Lisbon, Portugal (Laura)
Madeira did, in fact, prove hard to beat. Lisbon is a beautiful city, but it being a city rather than a tropical island, means we had to take along with it the stress of navigating, the occasional patches of city grime, and a bigger sprawl on our map of places to see. The four of us were up to the challenge, but a poor night’s sleep from monstrous waves and a lack of caffeine meant we were somewhat dragging the first part of the day.
We caught a taxi outside the port to take us to the start of Rick Steves’ walking tour that would take us through Lisbon’s main historic neighborhoods: Barrio Alto, the Alfama, and Baixa. Barrio Alto (and the Alfama) was one of the few parts of Lisbon to survive the 1755 earthquake, so here we were able to take in the beautiful tiled buildings, ironwork, and meandering cobbled streets. We got a great view of the city before we struck out at the Port Wine Institute. Apparently this is an extremely old, original building, and if it works the way it’s supposed to, you can order from a huge list of port wines. Unfortunately it did not work that way for us and we sat there with empty glasses like the only other table there until Mike got up to ask if we were supposed to do something and the lady told him to sit down. We finally cut our losses and left sans port to continue our walk.
Our stroll through the Barrio Alto took us to the oldest beer house in Portugal (originally the rectory of a 1775 monastery), beautiful plazas, and a cathedral with the most expensive chapel per square inch owing to the fact that it was built for the Vatican using the precious stone lapis lazuli and then deconstructed, moved, and rebuilt here. From the Chiada neighborhood we hopped on an antique trolley (very akin to San Francisco. And did I mention Lisbon also has a golden gate bridge and hilly city streets?), and rode over to th Alfama neighborhood. This was the old Moorish neighborhood and was designed with small confusing alleyways to trick intruders…but we were not to be fooled! We first got a gorgeous view of the city up against the River Tejo from Plaza Luzia and then walked over to the castle. Much more exciting than the castle was peeing on the castle wall in a designated screened off section that said “urinal.” We eventually wound our way down to a plaza with a sunny snack bar that we completely raided of all its treats: two tuna empanadas, one pork empanada, one ham croissant, one “sausage croquette” which ended up being a deep fried hotdog, and the winner: a beautiful plate of cured meats, cheese, olives and rustic bread. We enjoyed our treats with beer and finished it off with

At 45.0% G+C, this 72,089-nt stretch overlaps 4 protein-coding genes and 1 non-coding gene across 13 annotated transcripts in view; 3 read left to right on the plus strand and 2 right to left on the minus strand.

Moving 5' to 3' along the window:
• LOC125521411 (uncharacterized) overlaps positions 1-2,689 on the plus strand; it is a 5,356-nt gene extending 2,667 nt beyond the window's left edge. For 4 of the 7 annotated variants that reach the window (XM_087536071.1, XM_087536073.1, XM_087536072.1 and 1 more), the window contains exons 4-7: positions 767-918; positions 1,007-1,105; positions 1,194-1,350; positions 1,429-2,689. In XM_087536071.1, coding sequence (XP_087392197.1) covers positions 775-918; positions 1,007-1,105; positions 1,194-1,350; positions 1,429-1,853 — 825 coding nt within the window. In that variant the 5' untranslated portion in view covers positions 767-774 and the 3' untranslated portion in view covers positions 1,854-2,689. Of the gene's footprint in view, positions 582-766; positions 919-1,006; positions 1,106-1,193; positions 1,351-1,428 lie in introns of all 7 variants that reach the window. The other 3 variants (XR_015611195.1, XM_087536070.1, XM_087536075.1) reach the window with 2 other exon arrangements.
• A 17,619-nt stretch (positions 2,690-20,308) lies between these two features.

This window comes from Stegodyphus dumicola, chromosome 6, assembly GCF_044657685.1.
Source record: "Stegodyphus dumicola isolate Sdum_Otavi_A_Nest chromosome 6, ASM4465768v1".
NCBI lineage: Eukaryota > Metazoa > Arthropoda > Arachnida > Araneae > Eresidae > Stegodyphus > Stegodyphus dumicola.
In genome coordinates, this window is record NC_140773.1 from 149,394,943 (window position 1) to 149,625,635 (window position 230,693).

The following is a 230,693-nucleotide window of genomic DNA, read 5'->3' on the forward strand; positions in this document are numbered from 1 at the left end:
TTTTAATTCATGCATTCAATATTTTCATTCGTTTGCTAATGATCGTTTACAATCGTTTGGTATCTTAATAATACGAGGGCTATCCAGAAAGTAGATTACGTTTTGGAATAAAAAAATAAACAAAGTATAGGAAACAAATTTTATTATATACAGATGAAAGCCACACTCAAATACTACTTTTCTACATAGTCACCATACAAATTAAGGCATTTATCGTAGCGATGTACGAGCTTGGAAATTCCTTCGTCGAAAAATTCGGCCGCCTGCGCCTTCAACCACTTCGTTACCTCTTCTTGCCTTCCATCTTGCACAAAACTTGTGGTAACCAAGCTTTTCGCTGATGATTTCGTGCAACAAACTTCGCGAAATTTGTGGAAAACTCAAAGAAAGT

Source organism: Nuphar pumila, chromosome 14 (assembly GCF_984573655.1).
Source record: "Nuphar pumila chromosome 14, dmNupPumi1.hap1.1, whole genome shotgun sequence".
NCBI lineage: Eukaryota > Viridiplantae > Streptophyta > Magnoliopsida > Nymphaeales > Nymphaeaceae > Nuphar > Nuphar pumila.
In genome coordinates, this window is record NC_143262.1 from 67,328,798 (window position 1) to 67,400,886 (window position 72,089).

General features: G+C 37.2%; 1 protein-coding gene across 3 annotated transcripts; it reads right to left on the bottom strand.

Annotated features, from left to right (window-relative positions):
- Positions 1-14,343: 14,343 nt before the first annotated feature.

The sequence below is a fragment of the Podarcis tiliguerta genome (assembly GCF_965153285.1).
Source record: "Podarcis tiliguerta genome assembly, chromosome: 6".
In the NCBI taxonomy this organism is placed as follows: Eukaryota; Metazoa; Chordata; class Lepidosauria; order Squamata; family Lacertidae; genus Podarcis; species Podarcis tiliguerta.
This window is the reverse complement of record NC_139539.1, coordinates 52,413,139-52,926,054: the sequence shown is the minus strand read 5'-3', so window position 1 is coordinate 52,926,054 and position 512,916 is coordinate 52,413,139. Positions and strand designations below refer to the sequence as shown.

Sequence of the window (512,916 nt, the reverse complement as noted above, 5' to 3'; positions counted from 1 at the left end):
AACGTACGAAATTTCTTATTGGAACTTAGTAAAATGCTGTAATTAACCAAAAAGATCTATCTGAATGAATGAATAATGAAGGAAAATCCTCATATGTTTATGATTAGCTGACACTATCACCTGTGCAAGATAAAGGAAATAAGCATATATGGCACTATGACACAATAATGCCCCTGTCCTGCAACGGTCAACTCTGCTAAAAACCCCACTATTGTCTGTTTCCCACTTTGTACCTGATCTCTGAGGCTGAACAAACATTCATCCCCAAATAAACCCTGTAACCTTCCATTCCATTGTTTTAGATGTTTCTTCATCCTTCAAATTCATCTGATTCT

“Bicas” (espresso) and Lisbon’s famous pastel de belem, a heavenly custard tart, all the while thinking that one of the things we were eating was the “fado” Rick recommends in his book. We then learned that fado is a type of music, but we are still really unclear on it.
Spirits were high after our feast, and the espresso reminded us not to let so much time pass between caffeine injections next time. We took off on foot for the Baixa neighborhood and enjoyed roaming the more modern promenades, plazas, and stores. We stopped to buy a glass of cherry liqueur and chatted with the guy behind the counter. With this extra fuel we decided we could walk all the way back to the ship rather than take a cab. It was a beautiful sunny evening and we enjoyed the walk and the consequent 22,000 steps we earned on Lindsey’s pedometer (over 9 miles over the course of that day.) We rewarded ourselves with drinks, dinner, ice cream, and hot tub back on the ship before going to bed. Now we have two more sea days and then Le Havre, Dover, and Amsterdam!